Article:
The mechanism, which would act as a tool for compliance with, and enforcement of, the EU Treaties and Charter of Fundamental Rights, is welcomed by GUE/NGL MEPs, though they believe that further steps are also needed.
Italian MEP, Barbara Spinelli, explains: “This resolution we are debating is important because for the first time we are not dealing with human rights outside the European Union’s domain, instead we are scrutinising whether we ourselves are able to respect the rule of law we pretend to embody. The new mechanism has exactly this objective, hence my overall positive opinion on it.”
“During the negotiations I proposed the same degree of scrutiny for the institutions of the European Union as for the member states. I am only partially satisfied with the result, since such scrutiny is promised, but not guaranteed. My amendments would have introduced such guarantees, and I’m really unhappy they were not approved.
“I hope that this mechanism will help to address the impact of austerity policies on the rights to health care, fair and just working conditions, and the right to transparent and accountable institutions. A mechanism of this sort is currently missing as Article 7 of the Treaty on European Union is de facto unusable, as this is an exclusive prerogative of the governments and therefore not impartial.”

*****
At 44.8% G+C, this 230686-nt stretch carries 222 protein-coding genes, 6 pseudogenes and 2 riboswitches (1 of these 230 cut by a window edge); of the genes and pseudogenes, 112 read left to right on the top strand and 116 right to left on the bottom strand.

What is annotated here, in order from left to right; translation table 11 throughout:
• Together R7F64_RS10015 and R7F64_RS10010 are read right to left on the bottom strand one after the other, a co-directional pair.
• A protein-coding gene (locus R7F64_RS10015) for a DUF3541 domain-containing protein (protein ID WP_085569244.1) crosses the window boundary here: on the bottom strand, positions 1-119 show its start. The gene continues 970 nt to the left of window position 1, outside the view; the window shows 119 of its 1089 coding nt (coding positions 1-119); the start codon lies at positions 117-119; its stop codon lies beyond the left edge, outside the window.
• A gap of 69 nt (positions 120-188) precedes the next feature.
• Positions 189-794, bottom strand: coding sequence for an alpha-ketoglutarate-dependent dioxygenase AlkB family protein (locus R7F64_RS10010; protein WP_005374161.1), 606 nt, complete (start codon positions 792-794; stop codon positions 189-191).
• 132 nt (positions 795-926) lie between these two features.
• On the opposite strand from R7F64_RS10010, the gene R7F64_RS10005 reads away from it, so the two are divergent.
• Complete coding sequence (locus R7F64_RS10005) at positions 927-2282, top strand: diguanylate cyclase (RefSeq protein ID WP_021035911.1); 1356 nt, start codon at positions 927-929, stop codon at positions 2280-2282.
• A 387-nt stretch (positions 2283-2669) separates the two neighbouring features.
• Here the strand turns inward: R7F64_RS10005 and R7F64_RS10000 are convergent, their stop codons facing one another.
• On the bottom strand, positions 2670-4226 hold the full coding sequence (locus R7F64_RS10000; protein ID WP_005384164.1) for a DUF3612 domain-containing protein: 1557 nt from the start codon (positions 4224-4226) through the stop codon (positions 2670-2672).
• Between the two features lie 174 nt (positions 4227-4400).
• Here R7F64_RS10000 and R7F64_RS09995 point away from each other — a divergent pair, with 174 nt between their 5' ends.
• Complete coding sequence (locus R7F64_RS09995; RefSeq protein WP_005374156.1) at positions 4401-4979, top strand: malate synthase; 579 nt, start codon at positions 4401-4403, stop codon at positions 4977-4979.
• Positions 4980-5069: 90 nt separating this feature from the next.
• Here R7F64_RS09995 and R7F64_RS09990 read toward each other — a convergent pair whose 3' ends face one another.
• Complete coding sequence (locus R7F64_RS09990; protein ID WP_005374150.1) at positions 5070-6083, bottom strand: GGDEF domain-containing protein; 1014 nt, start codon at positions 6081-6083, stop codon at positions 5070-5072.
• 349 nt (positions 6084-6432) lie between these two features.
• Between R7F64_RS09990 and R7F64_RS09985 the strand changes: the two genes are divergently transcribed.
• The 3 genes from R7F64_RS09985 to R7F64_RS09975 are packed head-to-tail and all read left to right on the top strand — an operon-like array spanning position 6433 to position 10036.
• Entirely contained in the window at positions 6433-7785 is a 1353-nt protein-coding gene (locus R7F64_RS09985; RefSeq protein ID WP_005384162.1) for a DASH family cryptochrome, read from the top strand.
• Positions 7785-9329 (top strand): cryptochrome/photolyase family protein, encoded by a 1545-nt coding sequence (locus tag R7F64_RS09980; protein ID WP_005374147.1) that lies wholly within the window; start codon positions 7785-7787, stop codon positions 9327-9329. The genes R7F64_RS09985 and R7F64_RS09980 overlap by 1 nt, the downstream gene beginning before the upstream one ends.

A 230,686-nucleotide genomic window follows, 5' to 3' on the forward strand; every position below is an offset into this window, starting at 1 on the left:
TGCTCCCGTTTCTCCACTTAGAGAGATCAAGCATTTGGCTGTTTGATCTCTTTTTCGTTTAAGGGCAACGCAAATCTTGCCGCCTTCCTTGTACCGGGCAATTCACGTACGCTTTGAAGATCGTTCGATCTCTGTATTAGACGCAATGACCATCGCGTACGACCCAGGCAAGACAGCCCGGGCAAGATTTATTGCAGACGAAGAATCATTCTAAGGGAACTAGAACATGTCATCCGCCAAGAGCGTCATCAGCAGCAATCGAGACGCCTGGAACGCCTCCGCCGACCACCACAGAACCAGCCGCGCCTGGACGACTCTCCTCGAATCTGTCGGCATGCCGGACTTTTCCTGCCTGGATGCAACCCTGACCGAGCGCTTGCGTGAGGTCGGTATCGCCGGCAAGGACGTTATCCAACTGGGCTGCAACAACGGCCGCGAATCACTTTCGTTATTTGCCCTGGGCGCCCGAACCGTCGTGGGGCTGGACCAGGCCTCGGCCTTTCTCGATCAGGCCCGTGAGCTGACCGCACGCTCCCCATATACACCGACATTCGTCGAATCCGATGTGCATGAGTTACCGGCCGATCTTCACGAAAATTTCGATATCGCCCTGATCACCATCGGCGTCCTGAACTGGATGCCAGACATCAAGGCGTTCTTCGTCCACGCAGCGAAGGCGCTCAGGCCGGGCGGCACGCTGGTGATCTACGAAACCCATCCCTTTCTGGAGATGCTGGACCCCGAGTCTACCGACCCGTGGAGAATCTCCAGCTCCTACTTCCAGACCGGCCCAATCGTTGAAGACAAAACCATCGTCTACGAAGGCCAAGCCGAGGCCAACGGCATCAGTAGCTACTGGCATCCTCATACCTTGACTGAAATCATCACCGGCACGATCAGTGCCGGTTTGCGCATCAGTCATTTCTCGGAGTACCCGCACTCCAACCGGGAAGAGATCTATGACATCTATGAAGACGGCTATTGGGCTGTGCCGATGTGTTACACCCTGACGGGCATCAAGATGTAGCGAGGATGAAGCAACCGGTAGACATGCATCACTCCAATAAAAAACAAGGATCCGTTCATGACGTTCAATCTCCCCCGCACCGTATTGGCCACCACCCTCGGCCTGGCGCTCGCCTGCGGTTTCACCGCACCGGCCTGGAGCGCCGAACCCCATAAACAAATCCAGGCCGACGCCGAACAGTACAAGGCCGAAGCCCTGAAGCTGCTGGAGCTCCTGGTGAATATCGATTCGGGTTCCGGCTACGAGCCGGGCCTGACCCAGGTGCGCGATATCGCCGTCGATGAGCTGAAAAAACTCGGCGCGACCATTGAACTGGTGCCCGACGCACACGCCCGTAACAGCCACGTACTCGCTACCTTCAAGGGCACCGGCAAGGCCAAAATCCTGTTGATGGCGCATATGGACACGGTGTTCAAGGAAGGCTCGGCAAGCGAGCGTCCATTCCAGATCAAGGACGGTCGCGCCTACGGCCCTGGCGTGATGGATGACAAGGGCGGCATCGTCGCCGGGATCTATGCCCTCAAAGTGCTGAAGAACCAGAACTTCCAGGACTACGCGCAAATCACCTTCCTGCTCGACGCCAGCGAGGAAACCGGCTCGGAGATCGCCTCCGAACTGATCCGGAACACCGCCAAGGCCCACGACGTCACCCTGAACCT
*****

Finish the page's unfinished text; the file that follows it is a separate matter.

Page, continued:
French MEP, Marie-Christine Vergiat, adds: “As citizens' confidence in the current state of the EU diminishes, we observe a different European dream emerging; one in which citizens no longer seek undistorted free market competition, but instead a Europe where democracy, human rights and the rule of law are respected and our values are put into practice.”
“Yet, in reality, the European Commission evokes the rules of the fiscal compact for Greece and Portugal, and puts pressure on Wallonia to accept a free trade agreement. And then when it comes to the Charter of Fundamental Rights, the Commission procrastinates over activating even the most minor infringement procedure for Poland and Hungary.
“Of course, Poland and Hungary are just examples. They are not the only member states breaching their citizens' fundamental rights, perhaps just those breaching their citizens' rights in the most dramatic ways.
“In short, we have an EU that believes it is ok to trample on democracy and fundamental rights, but that it is not ok to touch the dogmas of neoliberalism. It’s the famous Copenhagen Dilemma. This report tries to mitigate that with concrete proposals and I welcome it,” Vergiat concludes.
GUE/NGL Press Contact:
Nikki Sullings +32 22 83 27 60 / +32 483 03 55 75
Gay Kavanagh +32 473 84 23 20